Remember, in those days children were still caned at school and generally
punishments were much more severe.

Conrad Most, a German Colonel was one of the most influential trainers of
his day and wrote the book 'Training Dogs', which became the blueprint for
service dog training for much of the last century. His methods were deemed
kind as he was one of the first trainers to acknowledge that dogs were
incapable of human rationalisation and morality, though still, by today's
standards much of the method outlined is pretty severe. He deemed the choke
chain to be a particularly harsh form of training collar.

Neither the pinch or the choke collar were ever intended for use on dogs
under 6 months old, That's because they work by causing the dog pain when
the dog pulls, the word pain often being substituted for the word
'correction'. The pain that a pinch collar, though uncomfortable, is manly a
skin pulling sensation whereas the choke collar is much harsher on the neck
muscles andwindpipe of the dog. There is a fair amount of information to be
found (if you run a search) on the long term physical damage that a choke
collar can do to both the windpipe and neck vertebrae of the dog, especially
if used with excess force or improperly.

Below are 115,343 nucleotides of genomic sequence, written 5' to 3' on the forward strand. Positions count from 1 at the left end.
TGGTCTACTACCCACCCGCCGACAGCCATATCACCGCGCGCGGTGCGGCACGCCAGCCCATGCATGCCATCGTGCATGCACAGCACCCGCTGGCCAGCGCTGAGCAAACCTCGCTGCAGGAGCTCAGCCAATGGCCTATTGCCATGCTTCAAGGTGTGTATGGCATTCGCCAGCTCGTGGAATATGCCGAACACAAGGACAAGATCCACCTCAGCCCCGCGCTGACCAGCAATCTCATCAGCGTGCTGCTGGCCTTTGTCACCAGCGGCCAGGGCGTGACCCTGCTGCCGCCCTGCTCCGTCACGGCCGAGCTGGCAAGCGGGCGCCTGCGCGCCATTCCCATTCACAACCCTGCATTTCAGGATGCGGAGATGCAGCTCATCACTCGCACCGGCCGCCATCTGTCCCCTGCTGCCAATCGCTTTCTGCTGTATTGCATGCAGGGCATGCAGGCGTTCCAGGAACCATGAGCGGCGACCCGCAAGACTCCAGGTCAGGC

A choke collar should never be used on a 2 month old puppy.

Diana

--
Cindy's web site
http://cindy-incidentally.mysite.wanadoo-members.co.uk



  #7  
Old September 8th 04, 08:29 PM
[email protected]
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In rec.pets.dogs.activities Chris B wrote:
wrote in message ...

That is correct. The bone ends on a young mammal are somewhat soft to
facilitate growth. As the animal matures those growth plates "close" or
harden. The primary cause of damage to those growth plates in concussive
forces, pounding on the joints. In dogs the most common source of
concussive forces include jumping and runnning on hard surfaces. Free
running on resilient surfaces (e.g. grass, dirt unless really hard packed)
is generally safe. Free running is where the young dog can stop or rest
without feeling pressure to keep moving.


Can you provide some links? I know this is the same reason people say
not to let children lift weights. But, we certainly don't tell
children not to jump and play or run or play sports.